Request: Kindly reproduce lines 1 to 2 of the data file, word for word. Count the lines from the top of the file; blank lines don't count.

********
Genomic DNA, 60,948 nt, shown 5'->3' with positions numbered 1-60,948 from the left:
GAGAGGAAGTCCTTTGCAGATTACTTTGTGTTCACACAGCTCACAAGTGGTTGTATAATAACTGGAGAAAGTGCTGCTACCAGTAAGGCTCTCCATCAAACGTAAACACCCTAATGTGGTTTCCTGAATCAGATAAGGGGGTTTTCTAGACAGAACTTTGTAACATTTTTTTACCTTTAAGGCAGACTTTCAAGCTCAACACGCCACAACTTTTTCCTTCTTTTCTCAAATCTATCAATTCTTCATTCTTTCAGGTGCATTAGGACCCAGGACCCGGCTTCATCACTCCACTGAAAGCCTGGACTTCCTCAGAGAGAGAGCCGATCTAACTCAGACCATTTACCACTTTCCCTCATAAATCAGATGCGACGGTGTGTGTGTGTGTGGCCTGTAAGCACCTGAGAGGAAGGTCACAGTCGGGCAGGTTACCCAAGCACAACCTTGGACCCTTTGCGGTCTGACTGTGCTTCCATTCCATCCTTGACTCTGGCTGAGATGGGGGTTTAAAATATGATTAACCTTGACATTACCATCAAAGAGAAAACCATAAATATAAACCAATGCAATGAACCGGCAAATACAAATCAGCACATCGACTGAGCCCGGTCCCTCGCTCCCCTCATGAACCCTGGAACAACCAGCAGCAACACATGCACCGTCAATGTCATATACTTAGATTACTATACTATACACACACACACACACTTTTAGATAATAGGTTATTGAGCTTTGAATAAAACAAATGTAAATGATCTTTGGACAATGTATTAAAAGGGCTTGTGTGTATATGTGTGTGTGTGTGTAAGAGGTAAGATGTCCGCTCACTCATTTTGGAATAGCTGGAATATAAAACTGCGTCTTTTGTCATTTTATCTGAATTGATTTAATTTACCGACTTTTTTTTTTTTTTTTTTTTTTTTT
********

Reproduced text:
Genomic DNA, 60,948 nt, shown 5'->3' with positions numbered 1-60,948 from the left:
GAGAGGAAGTCCTTTGCAGATTACTTTGTGTTCACACAGCTCACAAGTGGTTGTATAATAACTGGAGAAAGTGCTGCTACCAGTAAGGCTCTCCATCAAACGTAAACACCCTAATGTGGTTTCCTGAATCAGATAAGGGGGTTTTCTAGACAGAACTTTGTAACATTTTTTTACCTTTAAGGCAGACTTTCAAGCTCAACACGCCACAACTTTTTCCTTCTTTTCTCAAATCTATCAATTCTTCATTCTTTCAGGTGCATTAGGACCCAGGACCCGGCTTCATCACTCCACTGAAAGCCTGGACTTCCTCAGAGAGAGAGCCGATCTAACTCAGACCATTTACCACTTTCCCTCATAAATCAGATGCGACGGTGTGTGTGTGTGTGGCCTGTAAGCACCTGAGAGGAAGGTCACAGTCGGGCAGGTTACCCAAGCACAACCTTGGACCCTTTGCGGTCTGACTGTGCTTCCATTCCATCCTTGACTCTGGCTGAGATGGGGGTTTAAAATATGATTAACCTTGACATTACCATCAAAGAGAAAACCATAAATATAAACCAATGCAATGAACCGGCAAATACAAATCAGCACATCGACTGAGCCCGGTCCCTCGCTCCCCTCATGAACCCTGGAACAACCAGCAGCAACACATGCACCGTCAATGTCATATACTTAGATTACTATACTATACACACACACACACACTTTTAGATAATAGGTTATTGAGCTTTGAATAAAACAAATGTAAATGATCTTTGGACAATGTATTAAAAGGGCTTGTGTGTATATGTGTGTGTGTGTGTAAGAGGTAAGATGTCCGCTCACTCATTTTGGAATAGCTGGAATATAAAACTGCGTCTTTTGTCATTTTATCTGAATTGATTTAATTTACCGACTTTTTTTTTTTTTTTTTTTTTTTTT